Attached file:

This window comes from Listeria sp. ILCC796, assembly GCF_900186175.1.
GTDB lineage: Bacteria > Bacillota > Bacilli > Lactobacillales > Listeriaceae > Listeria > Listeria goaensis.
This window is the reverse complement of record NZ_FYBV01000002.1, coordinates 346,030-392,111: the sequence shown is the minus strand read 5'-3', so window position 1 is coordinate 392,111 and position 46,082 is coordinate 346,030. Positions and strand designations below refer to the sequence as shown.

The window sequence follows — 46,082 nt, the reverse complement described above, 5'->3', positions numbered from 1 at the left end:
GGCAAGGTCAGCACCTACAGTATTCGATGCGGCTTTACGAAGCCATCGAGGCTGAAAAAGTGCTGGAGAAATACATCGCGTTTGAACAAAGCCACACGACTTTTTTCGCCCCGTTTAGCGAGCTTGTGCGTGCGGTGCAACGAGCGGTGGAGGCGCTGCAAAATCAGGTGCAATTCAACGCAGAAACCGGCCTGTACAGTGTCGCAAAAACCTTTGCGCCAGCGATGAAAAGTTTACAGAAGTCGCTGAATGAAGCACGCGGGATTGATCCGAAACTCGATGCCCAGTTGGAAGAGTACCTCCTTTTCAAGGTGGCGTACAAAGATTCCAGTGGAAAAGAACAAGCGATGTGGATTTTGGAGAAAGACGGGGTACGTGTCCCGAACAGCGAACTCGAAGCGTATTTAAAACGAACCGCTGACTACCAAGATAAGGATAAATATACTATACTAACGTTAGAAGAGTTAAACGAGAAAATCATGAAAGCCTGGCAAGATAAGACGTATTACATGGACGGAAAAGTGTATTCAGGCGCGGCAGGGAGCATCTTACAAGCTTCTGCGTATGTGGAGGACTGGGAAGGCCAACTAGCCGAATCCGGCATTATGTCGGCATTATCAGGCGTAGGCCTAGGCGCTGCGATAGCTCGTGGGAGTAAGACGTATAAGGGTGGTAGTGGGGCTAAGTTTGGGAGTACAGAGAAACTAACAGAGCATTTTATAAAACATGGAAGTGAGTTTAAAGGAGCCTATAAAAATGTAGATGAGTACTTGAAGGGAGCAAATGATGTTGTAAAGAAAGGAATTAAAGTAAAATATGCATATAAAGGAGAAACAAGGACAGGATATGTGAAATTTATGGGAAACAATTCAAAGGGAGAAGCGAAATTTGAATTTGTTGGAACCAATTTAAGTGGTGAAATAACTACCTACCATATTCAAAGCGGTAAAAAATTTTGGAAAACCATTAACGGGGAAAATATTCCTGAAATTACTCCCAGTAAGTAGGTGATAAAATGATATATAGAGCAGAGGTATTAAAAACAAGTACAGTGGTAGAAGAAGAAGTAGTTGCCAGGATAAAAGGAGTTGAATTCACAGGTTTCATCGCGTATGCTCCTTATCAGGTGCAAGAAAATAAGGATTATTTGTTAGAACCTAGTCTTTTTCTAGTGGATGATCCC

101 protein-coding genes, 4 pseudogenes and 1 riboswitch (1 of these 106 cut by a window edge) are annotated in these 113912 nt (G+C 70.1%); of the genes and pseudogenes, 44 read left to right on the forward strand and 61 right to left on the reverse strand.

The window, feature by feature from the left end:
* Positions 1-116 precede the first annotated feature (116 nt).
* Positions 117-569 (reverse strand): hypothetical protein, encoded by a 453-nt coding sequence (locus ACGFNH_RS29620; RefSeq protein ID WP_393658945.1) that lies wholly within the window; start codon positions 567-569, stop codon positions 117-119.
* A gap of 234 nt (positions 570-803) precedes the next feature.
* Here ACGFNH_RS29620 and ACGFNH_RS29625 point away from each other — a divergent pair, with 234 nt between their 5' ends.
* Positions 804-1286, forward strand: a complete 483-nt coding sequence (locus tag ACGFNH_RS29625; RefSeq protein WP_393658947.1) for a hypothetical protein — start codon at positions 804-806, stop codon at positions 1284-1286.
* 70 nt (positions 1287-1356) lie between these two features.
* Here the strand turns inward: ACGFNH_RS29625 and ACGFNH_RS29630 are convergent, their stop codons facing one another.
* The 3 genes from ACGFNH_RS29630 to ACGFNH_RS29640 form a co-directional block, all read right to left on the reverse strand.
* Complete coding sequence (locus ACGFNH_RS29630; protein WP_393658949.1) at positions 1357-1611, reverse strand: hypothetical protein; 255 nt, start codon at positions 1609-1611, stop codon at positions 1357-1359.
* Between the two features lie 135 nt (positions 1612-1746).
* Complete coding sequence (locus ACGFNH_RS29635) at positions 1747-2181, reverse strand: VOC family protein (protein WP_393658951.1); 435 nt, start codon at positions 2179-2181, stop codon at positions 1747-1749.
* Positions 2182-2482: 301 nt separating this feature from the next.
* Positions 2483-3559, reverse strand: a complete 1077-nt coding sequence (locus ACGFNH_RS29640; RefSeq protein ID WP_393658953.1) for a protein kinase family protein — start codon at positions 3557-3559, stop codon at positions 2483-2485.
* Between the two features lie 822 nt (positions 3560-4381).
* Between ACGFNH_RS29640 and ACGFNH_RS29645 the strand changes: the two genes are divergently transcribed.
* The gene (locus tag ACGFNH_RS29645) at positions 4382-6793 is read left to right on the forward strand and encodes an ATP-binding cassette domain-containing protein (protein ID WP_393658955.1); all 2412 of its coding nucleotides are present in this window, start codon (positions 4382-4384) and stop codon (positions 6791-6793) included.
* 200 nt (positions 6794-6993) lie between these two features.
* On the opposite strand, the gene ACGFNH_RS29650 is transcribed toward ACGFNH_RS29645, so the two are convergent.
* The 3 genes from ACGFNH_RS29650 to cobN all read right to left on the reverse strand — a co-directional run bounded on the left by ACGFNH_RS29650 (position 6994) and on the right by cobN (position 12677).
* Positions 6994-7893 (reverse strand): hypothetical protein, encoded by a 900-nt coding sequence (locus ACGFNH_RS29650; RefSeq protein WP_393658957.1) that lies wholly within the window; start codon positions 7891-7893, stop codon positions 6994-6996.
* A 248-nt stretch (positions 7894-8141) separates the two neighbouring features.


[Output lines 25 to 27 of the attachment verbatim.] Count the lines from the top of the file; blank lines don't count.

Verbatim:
* On the opposite strand, the gene ACGFNH_RS29650 is transcribed toward ACGFNH_RS29645, so the two are convergent.
* The 3 genes from ACGFNH_RS29650 to cobN all read right to left on the reverse strand — a co-directional run bounded on the left by ACGFNH_RS29650 (position 6994) and on the right by cobN (position 12677).
* Positions 6994-7893 (reverse strand): hypothetical protein, encoded by a 900-nt coding sequence (locus ACGFNH_RS29650; RefSeq protein WP_393658957.1) that lies wholly within the window; start codon positions 7891-7893, stop codon positions 6994-6996.